Johnson Johnny Square® Professional Aluminum Rafter Square

Woodworkers may never cut a rafter but the favored carpenter tool for that job has many uses in the woodworking shop as well. In fact, I don’t think I have ever been in a woodworking shop that did not have at least two of these carpenter-style squares. The new Johnson 7" Johnny Square® (Model: RAS-1) takes that utility to a new level and lets you support the American worker in the process!

American Made

We will get into all of the features of the Johnson 7" Johnny Square® below but it is important to note that this tool is Made in America and according to literature from Johnson Level it directly supports 9 American jobs in the US plant where it is fabricated. OK, this won’t fix the trade deficit but it is a step in the right direction. If little steps like this work larger American job-making steps are sure to follow so this is a good place for us to put our money where our foreign-tool complaining mouths are.

 The Basics

The Johnson 7" Johnny Square® is made from aluminum using precision casting process and CNC (computer numerically controlled) machined to insure dead-on accuracy. The cast-in graduations and numbering are cleanly done and very easy to read even at an angle. All of the markings are duplicated on the other side of the Johnson 7" Johnny Square®, something similar squares can’t always match. The surface has been given a super durable, glare reducing powder coat finish.

 The Johnson 7" Johnny Square® has the double-sided flange-like over-hung edge that is precisely 90-degrees off of the 7”-long graduated straight edge that so many of us depend on for quickly marking a square cut. The body of the Johnson 7" Johnny Square® is about ¼”-thick and can be used as a guide for a jigsaw or circular saw to make hand-held cuts that are actually straight and square.

 Angle Marking

The 90-degree corner has a half-round locator for a small nail to be used as a pivot for doing many angle layouts. You can also use the flange edges as a pivot. The body of the Johnson 7" Johnny Square® has degree markings for hips and valleys as well as a detailed scale that lets you accurately lay out any 0 to 90-degree angle.

There is a bunch of science in many of the roof angles so if you are not familiar with using them Johnson includes a full instruction manual that lays out those procedures. It also has tables that provide the numbers for most common tasks including detailed table for roof pitches from 1” to 24”! You can actually learn to do carpenter stuff with the Johnson 7" Johnny Square® its manual!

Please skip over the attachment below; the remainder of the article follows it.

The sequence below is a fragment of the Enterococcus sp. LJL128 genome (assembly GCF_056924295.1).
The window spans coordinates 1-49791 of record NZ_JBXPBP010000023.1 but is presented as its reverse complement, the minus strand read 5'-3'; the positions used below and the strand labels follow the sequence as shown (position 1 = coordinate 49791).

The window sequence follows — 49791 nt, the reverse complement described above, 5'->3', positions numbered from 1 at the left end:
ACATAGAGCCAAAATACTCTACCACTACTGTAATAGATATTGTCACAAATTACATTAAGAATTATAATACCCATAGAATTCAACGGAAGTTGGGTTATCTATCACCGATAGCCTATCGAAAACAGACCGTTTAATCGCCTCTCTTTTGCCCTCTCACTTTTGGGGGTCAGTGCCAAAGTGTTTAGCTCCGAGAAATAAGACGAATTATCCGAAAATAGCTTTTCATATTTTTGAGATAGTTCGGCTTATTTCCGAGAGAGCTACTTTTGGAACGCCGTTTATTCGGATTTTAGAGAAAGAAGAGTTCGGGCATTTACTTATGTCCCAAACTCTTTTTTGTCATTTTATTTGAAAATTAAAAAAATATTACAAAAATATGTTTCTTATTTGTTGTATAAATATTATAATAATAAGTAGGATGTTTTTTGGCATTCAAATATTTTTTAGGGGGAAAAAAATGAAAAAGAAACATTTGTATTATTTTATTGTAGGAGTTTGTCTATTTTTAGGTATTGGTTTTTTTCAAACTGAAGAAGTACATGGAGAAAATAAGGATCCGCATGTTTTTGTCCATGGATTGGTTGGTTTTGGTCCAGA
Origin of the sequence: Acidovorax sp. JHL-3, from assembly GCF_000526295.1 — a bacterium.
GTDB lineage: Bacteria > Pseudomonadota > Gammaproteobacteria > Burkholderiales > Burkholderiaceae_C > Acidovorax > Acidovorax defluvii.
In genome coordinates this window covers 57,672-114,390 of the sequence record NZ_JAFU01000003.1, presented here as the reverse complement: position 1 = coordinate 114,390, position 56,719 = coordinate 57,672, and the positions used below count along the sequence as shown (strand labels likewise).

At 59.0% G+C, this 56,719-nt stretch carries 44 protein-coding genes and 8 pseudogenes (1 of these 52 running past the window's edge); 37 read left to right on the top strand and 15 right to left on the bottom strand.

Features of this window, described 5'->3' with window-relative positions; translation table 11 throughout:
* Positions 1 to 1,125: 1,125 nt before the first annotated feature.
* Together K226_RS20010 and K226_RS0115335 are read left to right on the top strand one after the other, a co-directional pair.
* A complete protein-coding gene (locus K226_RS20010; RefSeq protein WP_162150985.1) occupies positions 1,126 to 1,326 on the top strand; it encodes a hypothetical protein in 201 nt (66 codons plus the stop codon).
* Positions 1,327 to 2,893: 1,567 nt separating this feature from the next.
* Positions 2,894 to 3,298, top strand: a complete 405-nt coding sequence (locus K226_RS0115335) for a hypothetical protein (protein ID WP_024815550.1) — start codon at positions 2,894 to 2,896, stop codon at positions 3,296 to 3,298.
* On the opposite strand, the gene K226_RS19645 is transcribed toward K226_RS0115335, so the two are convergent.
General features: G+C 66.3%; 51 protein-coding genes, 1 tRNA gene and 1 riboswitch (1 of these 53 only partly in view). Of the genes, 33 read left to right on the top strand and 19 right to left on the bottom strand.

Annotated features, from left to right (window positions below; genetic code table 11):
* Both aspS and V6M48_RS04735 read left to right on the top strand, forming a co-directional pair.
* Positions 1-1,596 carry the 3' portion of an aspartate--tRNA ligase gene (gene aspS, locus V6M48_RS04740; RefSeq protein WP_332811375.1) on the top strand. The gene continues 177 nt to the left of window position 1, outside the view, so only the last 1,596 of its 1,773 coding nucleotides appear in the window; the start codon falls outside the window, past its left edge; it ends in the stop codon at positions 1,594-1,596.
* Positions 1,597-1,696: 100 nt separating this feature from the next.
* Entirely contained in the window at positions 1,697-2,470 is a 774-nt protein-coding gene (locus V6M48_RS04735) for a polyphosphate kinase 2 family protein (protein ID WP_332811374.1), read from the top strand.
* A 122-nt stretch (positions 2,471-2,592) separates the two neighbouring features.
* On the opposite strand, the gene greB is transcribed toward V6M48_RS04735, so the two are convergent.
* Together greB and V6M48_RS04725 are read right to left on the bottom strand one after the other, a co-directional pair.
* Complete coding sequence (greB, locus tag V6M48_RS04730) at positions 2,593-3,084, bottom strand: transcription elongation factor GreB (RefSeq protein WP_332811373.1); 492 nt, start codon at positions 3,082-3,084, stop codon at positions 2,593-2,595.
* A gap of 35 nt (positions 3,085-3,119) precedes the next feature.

The body of the Johnson 7" Johnny Square® has a ¼-to 1” scale window and a special opening near the center of the body but you will have to see the video to find out what that is about.

There is an additional window in the body with jagged-looking edges that will interest virtually anyone who uses this tool. Those jagged-looking edges are actually precisely formed to function as a guide for a pencil when making scribe marks every 1/8” along a board or sheet. The scale along the top of the notches has quick reference marks at 3-1/2” and 5-1/2” that relate to ripping 2 X4 and 2 X 6 equivalent materials. I think that woodworkers will find even more opportunities for scribing with this feature.

In the Shop

I’d love to say that the Johnson 7" Johnny Square® is breakthrough technology that works way better than existing squares of similar design but it is in the end a square. I can say that the numbering and scales are very well done and are very easy to read. The aluminum material gives the square a solid feel that is nice during use in addition to the durability that far exceeds the plastic versions.

The angle features are nice and the straight edge does a good job of guiding a jigsaw or circular saw. Then there is that center opening but you have to see the video for that. Overall the Johnson 7" Johnny Square® is just a nice, easy to use tool that helps you be very accurate with common tasks in our shops and around the home when we put on our DIY hats. And remember the durability of the aluminum material as that extends the initial cost over a bunch of years if you don’t lose it.